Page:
“As more troops leave the military and return to civilian life, they face a financial transition that could be rough if they haven’t prepared for it.”
That was the opening sentence of an article by Pamela Yip, the excellent Personal Finance writer for the Dallas Morning News. If you are a recent vet, or have one in your family, you should read this article. Here are excerpts:
The Department of Veterans Affairs projects that more than 1 million military members will leave the service between 2011 and 2016.
“Transitioning to civilian life is a cultural transition which can be made much more difficult if the service member has not financially prepared,” said Tom Murphy, a certified financial planner at Murphy & Sylvest LLC in Dallas.
“Many items taken for granted, or available at little charge in the military, are either hard to get or expensive in civilian life.”
For example, once a family becomes accustomed to receiving many untaxed allowances such as housing and food, as well as untaxed pay for serving in a combat zone, “adjusting the budget to paying ordinary civilian taxes can be painful,” he said.
“The main thing is just having a plan,” said Scott Church, 27, a McKinney resident who left the Army in May as a captain after serving in Qatar.
Here’s what you need to know to make your plan:
This is a savings account that will tide you over while you’re searching for a civilian job.
“Plan early and know in advance that you’re going to be transitioning out of the military,” said Church, a graduate of the U.S. Military Academy at West Point who joined the military in 2007.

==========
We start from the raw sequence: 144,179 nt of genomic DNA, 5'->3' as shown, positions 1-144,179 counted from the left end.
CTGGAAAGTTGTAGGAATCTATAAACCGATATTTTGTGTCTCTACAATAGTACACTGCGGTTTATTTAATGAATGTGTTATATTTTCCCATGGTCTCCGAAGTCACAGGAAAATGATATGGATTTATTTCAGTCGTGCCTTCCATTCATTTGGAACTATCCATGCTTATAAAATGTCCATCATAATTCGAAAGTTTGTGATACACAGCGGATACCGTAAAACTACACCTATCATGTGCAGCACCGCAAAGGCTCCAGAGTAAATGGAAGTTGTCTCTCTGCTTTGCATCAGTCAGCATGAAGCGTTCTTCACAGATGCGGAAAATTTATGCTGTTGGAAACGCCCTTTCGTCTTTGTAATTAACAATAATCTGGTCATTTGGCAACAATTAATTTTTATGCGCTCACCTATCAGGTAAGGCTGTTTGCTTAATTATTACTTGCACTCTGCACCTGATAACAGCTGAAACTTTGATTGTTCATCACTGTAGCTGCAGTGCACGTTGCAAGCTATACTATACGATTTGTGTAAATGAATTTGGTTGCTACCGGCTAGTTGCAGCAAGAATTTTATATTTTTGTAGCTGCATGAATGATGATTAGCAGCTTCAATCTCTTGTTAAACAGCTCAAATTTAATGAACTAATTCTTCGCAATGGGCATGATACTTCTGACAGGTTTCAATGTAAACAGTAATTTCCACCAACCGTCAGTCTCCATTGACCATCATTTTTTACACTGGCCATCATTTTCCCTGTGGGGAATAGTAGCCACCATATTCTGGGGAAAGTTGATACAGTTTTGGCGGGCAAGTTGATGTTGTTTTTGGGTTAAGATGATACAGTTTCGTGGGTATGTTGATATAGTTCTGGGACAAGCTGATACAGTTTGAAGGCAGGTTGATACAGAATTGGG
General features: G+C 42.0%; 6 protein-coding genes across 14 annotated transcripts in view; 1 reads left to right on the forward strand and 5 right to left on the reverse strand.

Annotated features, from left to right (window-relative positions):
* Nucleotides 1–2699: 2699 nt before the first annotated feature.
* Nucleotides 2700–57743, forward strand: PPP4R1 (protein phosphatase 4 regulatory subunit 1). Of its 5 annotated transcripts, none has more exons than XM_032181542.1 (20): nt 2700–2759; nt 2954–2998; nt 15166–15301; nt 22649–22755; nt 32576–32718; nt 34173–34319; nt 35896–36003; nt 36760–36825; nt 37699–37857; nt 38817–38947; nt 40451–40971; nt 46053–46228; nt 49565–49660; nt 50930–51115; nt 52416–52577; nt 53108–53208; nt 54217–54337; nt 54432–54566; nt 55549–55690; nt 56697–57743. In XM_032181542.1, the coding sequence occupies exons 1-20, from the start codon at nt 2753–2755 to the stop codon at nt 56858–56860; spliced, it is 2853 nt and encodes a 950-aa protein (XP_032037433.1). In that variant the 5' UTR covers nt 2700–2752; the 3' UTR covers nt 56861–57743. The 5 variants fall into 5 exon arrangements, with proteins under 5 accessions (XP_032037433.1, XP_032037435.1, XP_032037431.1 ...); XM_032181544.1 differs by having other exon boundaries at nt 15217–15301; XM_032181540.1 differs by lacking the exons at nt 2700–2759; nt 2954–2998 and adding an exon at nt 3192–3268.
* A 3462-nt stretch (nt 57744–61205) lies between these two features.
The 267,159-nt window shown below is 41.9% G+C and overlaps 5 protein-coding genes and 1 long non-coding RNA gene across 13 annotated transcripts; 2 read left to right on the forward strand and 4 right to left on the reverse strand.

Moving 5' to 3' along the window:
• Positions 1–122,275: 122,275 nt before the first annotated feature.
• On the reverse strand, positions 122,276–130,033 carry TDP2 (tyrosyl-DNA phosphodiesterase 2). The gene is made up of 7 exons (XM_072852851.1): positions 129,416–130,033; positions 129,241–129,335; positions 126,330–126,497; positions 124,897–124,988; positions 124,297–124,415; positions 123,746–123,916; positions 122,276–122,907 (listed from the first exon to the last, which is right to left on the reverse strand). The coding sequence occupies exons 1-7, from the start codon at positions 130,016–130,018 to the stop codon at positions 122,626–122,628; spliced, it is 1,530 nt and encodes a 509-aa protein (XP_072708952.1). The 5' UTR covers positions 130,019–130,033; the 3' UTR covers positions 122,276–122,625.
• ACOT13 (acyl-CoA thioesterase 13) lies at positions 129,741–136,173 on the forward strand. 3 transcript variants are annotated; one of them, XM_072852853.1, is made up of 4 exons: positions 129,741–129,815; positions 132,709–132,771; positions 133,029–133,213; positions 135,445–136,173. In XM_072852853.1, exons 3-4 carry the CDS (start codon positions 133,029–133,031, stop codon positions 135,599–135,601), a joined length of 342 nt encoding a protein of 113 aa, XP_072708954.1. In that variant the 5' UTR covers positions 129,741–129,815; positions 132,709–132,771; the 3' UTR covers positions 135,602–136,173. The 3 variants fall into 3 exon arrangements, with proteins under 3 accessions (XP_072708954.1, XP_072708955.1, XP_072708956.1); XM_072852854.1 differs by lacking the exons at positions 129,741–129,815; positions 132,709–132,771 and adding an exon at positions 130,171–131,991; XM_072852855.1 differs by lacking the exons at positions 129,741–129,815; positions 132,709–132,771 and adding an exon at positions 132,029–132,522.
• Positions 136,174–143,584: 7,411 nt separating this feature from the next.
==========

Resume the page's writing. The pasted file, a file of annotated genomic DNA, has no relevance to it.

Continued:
“Have an emergency fund of as much as you can so that when you do transition out, you can borrow from yourself and pay yourself back.”
Army pay ranges from $17,892 for a private with less than two years of service to more than $184,809 for a general with more than 20 years of service, said Murphy, an Army veteran.
“If we assume the average person transitioning from the military served four years and was a sergeant, then his/her pay was about $27,660,” he said. “It would be fair to say the majority of those transitioning had pay less than $30,000.”
But as Church notes, a lot of your expenses are covered while you’re in the service.
“You can make a lot of money while you’re deployed,” he said. “You get combat pay, and your overhead isn’t that much. Try to take full advantage of money you can save while you’re deployed.”
Benefits for Texas vets
“Those former uniformed members who entered the service from the state of Texas will find several unique state benefits,” Murphy said.
The Texas Veterans Land Board has programs to help Texas veterans finance the acquisition of land, homes and home improvements, he said.
“Texas veterans, their spouses and dependent children are also eligible under the Hazlewood Act to receive up to 150 hours of tuition exemption, including most fee charges at any Texas public college or university,” Murphy said. “These benefits are separate and distinct from any federal benefits.”
Although the Hazlewood Act doesn’t include living expenses, books and some fees, it can be a very valuable benefit when used in conjunction with the GI Bill, particularly to cover graduate degree tuition, he said.